My favourite painting: The Duke of Buccleuch

The Duke of Buccleuch's art collection includes works by Thomas Gainsborough and other household names, but he chooses a piece from a more obscure painter.

The Duke of Buccleuch chooses Chalk Cliffs on Rügen by Caspar David Friedrich

‘I love this engagingly beautiful antidote to dark, damp winter nights, with its sunlit glare from the chalk cliffs, which frame a view as if to infinity over the Baltic. I love its mystery.

‘Two spectators, backs turned, risk their lives on the precipice edge in unexplained, but animated search, as their companion, arms crossed, absorbs the flickering, ephemeral tones of ocean merging into sky and two tiny, distant sailboats, stands motionless, remote.

‘Is he, to quote a contemporary Romantic poet, “feeling himself into Nature”, grappling with the sense of the unfathomable and the spiritual that lies here and at the heart of all his magical paintings? This picture makes me long to shadow him as a silent companion in his quest.’

The Duke of Buccleuch is a trustee of the Royal Collection Trust and president of the Georgian Group. The Buccleuch art collection includes works by Thomas Gainsborough, Anthony van Dyck and Claude Lorrain.

Charlotte Mullins comments on Chalk Cliffs on Rügen

Caspar David Friedrich was born in Greifswald, a town on the Baltic Sea in what is now Germany. Throughout his life, he visited Rügen, a large island a few miles to the north that is famed for its soaring chalk cliffs. This painting was based on a visit in 1818 with his young wife, Caroline, as part of their honeymoon.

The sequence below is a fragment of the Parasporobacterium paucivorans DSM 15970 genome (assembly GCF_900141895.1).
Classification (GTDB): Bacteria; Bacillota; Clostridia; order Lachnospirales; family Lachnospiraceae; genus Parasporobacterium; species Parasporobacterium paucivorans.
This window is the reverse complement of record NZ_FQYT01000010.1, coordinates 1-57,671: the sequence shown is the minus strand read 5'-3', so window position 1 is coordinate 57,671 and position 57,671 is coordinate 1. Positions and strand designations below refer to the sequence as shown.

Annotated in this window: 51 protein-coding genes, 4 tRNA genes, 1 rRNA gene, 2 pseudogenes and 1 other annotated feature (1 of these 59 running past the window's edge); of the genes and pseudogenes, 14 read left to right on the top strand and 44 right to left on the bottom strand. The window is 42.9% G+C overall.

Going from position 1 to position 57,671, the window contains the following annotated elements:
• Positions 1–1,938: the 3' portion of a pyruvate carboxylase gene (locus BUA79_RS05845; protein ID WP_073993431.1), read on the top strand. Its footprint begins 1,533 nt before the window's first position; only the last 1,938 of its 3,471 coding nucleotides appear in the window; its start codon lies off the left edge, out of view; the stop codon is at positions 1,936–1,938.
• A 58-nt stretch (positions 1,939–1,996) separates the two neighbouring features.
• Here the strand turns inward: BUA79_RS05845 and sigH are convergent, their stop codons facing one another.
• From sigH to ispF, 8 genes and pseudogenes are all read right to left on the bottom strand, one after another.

Friedrich believed the Divine was present in everything, from the blades of grass fringing a cliff edge to the infinite seas. In his works, he often provided a figure with their back to the viewer, an anonymous character into whose shoes you could step to contemplate the sublime landscape for yourself. Chalk Cliffs was painted at a similar time to Friedrich’s celebrated Wanderer above a Sea of Fog and the wanderer returns here, leaning against a tree and gazing out to sea. The boats below are reduced to tiny triangles and the white cliffs suck you in and down as if you are falling into an abyss.

It’s tempting to see the two trees and the figures under them as Caspar and Caroline. The trees curve around to touch like hands across a divide. But if this pair symbolises the honeymooners, then what of the third man, crawling on his hands and knees to examine the grass? Perhaps this is also Friedrich. The two men represent a double portrait, showing Friedrich’s fascination with the terrifying power of Nature, as well as his desire to represent life as accurately as possible.

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